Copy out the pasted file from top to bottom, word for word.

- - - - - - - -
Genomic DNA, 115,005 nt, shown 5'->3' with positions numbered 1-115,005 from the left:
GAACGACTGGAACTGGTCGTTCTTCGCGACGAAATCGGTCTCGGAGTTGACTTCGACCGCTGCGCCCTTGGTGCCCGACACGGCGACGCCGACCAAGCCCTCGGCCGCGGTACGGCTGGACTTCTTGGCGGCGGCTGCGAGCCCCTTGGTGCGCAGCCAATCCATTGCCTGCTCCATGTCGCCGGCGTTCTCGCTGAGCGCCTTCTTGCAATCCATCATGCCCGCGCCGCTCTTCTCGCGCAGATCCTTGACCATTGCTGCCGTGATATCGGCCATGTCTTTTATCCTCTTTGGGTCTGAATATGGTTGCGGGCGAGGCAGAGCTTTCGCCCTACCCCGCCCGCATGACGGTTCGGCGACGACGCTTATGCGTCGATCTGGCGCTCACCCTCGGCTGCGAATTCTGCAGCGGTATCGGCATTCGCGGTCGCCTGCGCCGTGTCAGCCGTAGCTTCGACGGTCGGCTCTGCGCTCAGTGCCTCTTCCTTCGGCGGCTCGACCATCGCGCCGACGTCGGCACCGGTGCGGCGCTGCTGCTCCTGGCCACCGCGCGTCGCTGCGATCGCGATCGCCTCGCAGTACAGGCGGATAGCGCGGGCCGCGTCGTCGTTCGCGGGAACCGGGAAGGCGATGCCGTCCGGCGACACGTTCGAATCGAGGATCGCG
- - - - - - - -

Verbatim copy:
Genomic DNA, 115,005 nt, shown 5'->3' with positions numbered 1-115,005 from the left:
GAACGACTGGAACTGGTCGTTCTTCGCGACGAAATCGGTCTCGGAGTTGACTTCGACCGCTGCGCCCTTGGTGCCCGACACGGCGACGCCGACCAAGCCCTCGGCCGCGGTACGGCTGGACTTCTTGGCGGCGGCTGCGAGCCCCTTGGTGCGCAGCCAATCCATTGCCTGCTCCATGTCGCCGGCGTTCTCGCTGAGCGCCTTCTTGCAATCCATCATGCCCGCGCCGCTCTTCTCGCGCAGATCCTTGACCATTGCTGCCGTGATATCGGCCATGTCTTTTATCCTCTTTGGGTCTGAATATGGTTGCGGGCGAGGCAGAGCTTTCGCCCTACCCCGCCCGCATGACGGTTCGGCGACGACGCTTATGCGTCGATCTGGCGCTCACCCTCGGCTGCGAATTCTGCAGCGGTATCGGCATTCGCGGTCGCCTGCGCCGTGTCAGCCGTAGCTTCGACGGTCGGCTCTGCGCTCAGTGCCTCTTCCTTCGGCGGCTCGACCATCGCGCCGACGTCGGCACCGGTGCGGCGCTGCTGCTCCTGGCCACCGCGCGTCGCTGCGATCGCGATCGCCTCGCAGTACAGGCGGATAGCGCGGGCCGCGTCGTCGTTCGCGGGAACCGGGAAGGCGATGCCGTCCGGCGACACGTTCGAATCGAGGATCGCG